You are here

قراءة كتاب Langstroth on the Hive and the Honey-Bee: A Bee Keeper's Manual

تنويه: تعرض هنا نبذة من اول ١٠ صفحات فقط من الكتاب الالكتروني، لقراءة الكتاب كاملا اضغط على الزر “اشتر الآن"

‏اللغة: English
Langstroth on the Hive and the Honey-Bee: A Bee Keeper's Manual

Langstroth on the Hive and the Honey-Bee: A Bee Keeper's Manual

No votes yet
دار النشر: Project Gutenberg
الصفحة رقم: 5

href="@public@vhost@g@gutenberg@html@files@24583@[email protected]#Page_284" class="pginternal" tag="{}a">284. Examination and treatment in the Fall. Persons who cannot attend to their bees themselves, may safely entrust their care to others, 285. Business of the Apiarian united with that of the gardner. Experiments with queen bees, 286.


Union of Stocks. Transferring Bees. Starting an Apiary. Queenless colonies should be broken up, Spring and Fall. Small colonies should be united. Animal heat necessary in a hive. Small swarms in Winter consume much honey, 287. Colonies to be united, should stand side by side. How to effect this. Removal of an Apiary in the working season, 288. To secure the largest quantity of honey from a given number of stocks, 289. Non-swarming plan. Moderate increase best, 290. Transferring bees from common, to the movable comb hive, 291. Successful experiment. Should not be attempted in cold weather. The process of transfer, 292. Best time. May be done at any season when the weather is warm, 294. Precaution against robbing, 295. Combs should be transferred with the bees, 296. Caution on trying new hives, 297. Thrifty old swarms. Conditions of their thrift, 298. Procuring bees to start an Apiary. New early swarms best. Signs to guide the inexperienced buyer, 299. Directions for removing old colonies. For removing new swarms, 300. To procure honey the first season. Novices should begin in a small way. Neglected Apiary, 303. Superstitions about bees. Cautions to the inexperienced, against transferring, renewed. Parallel between bees and covetous men, 304.


Robbing. Idleness a great cause of it, 305. Colonies should be examined and supplied with food in Spring. Appearance of robber bees, 306. Their suspicious actions. Are real "Jerry Sneaks," 308. Highway robbers, 309. Bee battles. Subjected bees unite with the conquerors. Cautions against robbery. Importance of guarding against robbery, 310. Efficiency of the movable blocks to this end. Comb with honey not to be exposed, 311. Curious case of robbery, 314.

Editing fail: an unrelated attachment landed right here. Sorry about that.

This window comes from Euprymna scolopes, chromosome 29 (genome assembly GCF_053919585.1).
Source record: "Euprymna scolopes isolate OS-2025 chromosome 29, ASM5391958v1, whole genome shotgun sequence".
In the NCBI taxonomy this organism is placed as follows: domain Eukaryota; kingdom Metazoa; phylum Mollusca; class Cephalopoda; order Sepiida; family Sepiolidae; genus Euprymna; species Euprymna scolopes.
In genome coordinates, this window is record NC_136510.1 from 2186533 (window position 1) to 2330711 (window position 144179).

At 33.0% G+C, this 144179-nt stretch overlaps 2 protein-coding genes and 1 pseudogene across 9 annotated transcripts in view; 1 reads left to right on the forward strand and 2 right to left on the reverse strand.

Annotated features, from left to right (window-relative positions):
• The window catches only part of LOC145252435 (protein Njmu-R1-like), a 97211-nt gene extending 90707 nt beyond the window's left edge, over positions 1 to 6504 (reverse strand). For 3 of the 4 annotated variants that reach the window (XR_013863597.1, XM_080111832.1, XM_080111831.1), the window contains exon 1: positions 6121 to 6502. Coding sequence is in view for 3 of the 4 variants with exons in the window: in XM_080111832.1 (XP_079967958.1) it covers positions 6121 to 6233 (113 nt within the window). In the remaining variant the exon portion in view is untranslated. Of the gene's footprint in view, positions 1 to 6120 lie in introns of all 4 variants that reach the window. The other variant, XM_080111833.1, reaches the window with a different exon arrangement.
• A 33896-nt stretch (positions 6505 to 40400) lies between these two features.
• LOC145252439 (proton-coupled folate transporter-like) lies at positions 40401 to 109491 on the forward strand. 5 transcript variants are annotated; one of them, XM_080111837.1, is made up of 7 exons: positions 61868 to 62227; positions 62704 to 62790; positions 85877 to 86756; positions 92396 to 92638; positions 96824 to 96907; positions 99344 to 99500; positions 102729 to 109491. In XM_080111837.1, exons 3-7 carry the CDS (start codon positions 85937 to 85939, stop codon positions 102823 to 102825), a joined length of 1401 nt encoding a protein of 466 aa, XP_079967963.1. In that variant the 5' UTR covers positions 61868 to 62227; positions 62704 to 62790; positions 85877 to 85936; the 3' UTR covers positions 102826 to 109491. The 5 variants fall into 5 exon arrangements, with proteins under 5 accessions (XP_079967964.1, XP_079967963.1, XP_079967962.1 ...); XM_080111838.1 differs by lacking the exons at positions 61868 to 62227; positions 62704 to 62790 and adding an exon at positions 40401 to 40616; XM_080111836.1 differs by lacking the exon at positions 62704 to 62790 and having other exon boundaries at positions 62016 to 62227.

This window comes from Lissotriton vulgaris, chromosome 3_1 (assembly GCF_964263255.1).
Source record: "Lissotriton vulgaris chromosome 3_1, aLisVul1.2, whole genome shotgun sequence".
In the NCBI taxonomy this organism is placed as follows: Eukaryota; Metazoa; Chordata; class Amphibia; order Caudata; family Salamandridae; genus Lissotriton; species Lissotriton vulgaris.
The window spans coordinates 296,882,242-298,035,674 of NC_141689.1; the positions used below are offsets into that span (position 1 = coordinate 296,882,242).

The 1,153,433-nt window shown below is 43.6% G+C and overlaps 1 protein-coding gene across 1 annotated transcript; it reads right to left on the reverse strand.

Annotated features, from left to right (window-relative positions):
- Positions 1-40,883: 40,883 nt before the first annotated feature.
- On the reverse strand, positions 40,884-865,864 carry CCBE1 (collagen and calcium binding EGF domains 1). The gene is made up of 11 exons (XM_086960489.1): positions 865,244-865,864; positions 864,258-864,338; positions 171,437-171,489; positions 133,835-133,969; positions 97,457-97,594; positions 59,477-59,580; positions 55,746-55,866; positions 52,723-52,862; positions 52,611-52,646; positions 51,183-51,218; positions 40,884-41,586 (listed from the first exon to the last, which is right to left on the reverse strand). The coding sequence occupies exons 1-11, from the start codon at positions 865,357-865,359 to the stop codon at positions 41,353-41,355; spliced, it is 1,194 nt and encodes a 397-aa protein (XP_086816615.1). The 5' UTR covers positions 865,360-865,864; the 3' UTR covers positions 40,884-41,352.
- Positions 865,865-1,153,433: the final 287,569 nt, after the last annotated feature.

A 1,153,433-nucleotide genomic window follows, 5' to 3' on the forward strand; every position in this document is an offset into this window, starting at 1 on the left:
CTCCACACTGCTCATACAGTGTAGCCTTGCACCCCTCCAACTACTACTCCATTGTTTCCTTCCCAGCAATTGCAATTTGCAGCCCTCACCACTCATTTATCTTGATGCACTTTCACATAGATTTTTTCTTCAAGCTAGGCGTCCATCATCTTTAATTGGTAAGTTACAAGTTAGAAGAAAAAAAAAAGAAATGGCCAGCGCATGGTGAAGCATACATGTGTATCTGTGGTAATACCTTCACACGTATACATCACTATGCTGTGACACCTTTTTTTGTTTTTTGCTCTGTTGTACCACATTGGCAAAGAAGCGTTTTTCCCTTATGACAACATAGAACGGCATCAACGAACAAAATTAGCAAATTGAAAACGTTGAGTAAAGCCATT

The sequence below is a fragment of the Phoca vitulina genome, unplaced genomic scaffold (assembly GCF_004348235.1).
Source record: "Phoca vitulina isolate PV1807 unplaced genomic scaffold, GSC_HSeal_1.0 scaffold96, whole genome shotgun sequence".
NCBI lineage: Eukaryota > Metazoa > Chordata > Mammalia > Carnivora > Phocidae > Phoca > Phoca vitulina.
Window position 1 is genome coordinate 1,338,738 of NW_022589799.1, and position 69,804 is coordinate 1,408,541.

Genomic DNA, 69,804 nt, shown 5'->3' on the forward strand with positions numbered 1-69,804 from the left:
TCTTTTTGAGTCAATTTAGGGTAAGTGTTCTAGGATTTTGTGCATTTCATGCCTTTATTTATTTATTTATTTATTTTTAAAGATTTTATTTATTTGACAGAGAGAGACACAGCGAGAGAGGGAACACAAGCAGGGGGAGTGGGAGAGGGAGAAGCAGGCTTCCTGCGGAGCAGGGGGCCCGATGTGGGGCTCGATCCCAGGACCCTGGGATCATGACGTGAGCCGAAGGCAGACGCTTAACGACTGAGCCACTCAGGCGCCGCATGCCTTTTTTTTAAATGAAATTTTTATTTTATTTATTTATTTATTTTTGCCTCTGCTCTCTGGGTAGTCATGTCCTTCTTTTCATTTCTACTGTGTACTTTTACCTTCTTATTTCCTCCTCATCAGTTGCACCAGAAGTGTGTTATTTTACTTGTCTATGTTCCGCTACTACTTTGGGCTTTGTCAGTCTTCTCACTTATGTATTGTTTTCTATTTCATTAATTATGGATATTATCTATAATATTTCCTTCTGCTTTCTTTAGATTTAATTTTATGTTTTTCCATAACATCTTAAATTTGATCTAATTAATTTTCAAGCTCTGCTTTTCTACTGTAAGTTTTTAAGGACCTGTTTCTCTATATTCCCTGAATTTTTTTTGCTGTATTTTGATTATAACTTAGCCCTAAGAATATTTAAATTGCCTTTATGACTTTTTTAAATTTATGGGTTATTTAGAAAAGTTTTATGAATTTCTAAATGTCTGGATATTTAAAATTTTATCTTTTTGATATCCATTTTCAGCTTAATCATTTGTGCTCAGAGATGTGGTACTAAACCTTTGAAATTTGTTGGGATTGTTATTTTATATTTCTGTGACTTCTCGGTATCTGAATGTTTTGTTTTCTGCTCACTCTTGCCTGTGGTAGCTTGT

Directions for Feeding Bees. Feeding greatly mismanaged. Condition of the bees should be ascertained in the Spring. They should be supplied if needy, 315. Many perish from want. Connection between feeding and breeding in the hive, 316. Caution in feeding necessary. Results of over feeding, 317. Necessary to feed largely in multiplying stocks. How to feed weak swarms in Spring, 319. Considerations governing the quantity of food, 320. Main object to produce bees. Proper condition of an Apiary at close of honey season, 321. Feeding for Winter attended to in August. Unsealed honey sours. Sour food is unwholesome to bees. Striking instance, 322. Spare honey to be apportioned among the stocks. Swarms with overstocks of honey do not breed so well. Surplus honey in Spring to be removed, 323. Full frames exchanged for empty ones. Feeble stocks in Fall, to be broken up. Profits all come from strong swarms. Composition of a good bee-feed, 324. Directions for feeding with the improved hive, 325. Feeding useless when but little comb in the hive, 326. Top feeding. Feeder described. Importance of water to bees, 328. Sugar candy a valuable substitute for honey. Summer feeding, 330. Bees with proper care need but little feeding. Quantity of honey necessary to winter a stock, 331. Feeding as a source of profit. Selling W. I. honey a cheat, 332. Honey not a secretion of the bee. Evaporation of its water the principal change it undergoes, 334. Folly of diluting the feed of bees too much. Feeders of cheap honey for market, deceivers or deceived, 335. Artificial liquid honey, 336. Improved Maple sugar, 337. Feeding bees on artificial honey not profitable, 337. Dangerous feeding bees without floats. Their infatuation for liquid sweets, 339. Like that of the inebriate for his cups, 340. Avarice in bees and men, 341.


Honey. Pasturage. Overstocking. Honey the product of flowers, 342. Honey dew. Aphides, 343. Qualities of honey, 345. Poisonous honey. Innoxious by boiling. Preserving honey, 346. Modes of taking honey from the hive. Objections to glass vessels, 347. Pasteboard boxes preferred. Honey should be handled carefully. Pattern comb to be used in the boxes. Honey safely removed, 348. Should not be taken from the bees in large quantities during honey harvest. Pasturage, 349. The Willow. Sugar Maple and other honey-yielding trees, 350. Linden tree as an ornament. White clover, 351. Recommended by Hon. Frederick Holbrook as a grass crop, 352. Sweet-scented clover, 363. Hybrid clover front Sweden, 354. Buckwheat. Raspberry, 355. Garden flowers. Overstocking, 356. Little danger of it. Bee-keepers and Napoleon. No overstocking in this country. Letter from Mr. Wagner on the subject, 357. Flight of bees for food, 361. Advantages of a good hive in saving time and honey. Energies of bees limited. Bees injured by winds, 362. Protector saves them from harm. Estimated profits of bee-culture. Advice to the careless, 363. Value of Dzierzon's system. Adopted by the government of Norway. Want of National encouragement to agriculture, (note), 364.


Anger of Bees. Remedy for their Sting. Bee-Dress.